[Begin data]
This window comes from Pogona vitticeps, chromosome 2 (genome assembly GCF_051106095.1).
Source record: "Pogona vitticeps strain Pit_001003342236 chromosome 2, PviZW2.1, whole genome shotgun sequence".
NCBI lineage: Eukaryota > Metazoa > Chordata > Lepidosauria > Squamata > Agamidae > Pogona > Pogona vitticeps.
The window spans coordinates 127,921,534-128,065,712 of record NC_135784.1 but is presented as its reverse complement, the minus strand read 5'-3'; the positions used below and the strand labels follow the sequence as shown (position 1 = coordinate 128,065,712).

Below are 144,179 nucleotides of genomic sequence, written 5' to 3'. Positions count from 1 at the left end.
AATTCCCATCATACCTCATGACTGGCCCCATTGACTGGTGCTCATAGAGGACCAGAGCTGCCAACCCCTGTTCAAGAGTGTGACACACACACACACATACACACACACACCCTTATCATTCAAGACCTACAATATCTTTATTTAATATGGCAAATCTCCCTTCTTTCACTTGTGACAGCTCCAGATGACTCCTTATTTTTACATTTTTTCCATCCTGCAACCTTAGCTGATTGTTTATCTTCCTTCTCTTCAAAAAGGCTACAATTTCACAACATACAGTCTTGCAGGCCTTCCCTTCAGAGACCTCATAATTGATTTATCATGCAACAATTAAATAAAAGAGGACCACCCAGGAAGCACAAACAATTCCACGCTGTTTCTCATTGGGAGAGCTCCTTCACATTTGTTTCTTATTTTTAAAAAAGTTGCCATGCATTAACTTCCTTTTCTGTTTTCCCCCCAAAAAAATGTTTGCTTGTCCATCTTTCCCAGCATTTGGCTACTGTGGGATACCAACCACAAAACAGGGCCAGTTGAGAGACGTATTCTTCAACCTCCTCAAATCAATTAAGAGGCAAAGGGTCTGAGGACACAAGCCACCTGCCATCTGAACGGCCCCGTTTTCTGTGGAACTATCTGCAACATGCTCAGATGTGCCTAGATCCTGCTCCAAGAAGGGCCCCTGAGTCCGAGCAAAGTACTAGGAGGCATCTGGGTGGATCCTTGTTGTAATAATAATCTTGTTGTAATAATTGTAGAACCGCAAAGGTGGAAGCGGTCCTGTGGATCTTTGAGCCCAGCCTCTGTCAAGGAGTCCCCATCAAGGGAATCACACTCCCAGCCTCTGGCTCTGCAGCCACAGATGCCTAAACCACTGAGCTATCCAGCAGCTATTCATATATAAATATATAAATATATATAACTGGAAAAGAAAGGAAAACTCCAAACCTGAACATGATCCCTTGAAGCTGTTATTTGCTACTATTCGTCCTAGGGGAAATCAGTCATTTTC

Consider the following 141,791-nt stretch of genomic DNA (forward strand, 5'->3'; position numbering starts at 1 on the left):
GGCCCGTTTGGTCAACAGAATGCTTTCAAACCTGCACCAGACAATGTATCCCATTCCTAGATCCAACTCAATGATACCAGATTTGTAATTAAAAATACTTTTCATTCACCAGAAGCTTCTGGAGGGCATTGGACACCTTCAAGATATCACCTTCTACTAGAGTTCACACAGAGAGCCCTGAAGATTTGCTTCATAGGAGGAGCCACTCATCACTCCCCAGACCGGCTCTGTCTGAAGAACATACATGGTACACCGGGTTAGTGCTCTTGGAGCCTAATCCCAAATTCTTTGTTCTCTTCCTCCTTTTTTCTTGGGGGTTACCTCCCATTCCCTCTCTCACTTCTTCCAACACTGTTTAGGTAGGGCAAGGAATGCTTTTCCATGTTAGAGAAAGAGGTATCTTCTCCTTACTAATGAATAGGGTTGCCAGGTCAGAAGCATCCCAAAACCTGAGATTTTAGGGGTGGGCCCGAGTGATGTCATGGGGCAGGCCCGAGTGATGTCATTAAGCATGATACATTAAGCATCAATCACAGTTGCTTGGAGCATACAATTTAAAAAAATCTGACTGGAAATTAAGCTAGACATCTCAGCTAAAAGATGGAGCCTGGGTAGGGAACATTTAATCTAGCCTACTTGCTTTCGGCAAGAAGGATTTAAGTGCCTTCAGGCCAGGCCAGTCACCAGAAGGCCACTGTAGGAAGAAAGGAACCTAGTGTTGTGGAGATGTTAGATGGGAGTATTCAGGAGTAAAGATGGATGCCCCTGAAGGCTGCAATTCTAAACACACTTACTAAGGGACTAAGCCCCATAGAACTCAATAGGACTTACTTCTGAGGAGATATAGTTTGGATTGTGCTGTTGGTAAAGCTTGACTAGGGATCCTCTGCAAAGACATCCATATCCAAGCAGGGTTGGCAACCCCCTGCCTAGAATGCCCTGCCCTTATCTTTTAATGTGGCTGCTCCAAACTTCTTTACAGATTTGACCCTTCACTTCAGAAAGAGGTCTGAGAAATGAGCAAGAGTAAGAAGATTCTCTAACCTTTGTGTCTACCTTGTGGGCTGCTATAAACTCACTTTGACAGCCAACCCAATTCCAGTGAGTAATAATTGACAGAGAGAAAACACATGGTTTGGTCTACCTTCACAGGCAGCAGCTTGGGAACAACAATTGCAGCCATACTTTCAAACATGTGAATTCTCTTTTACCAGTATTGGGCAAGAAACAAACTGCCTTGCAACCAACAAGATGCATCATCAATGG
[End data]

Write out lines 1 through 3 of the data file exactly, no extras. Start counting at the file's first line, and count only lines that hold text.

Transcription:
This window comes from Pogona vitticeps, chromosome 2 (genome assembly GCF_051106095.1).
Source record: "Pogona vitticeps strain Pit_001003342236 chromosome 2, PviZW2.1, whole genome shotgun sequence".
NCBI lineage: Eukaryota > Metazoa > Chordata > Lepidosauria > Squamata > Agamidae > Pogona > Pogona vitticeps.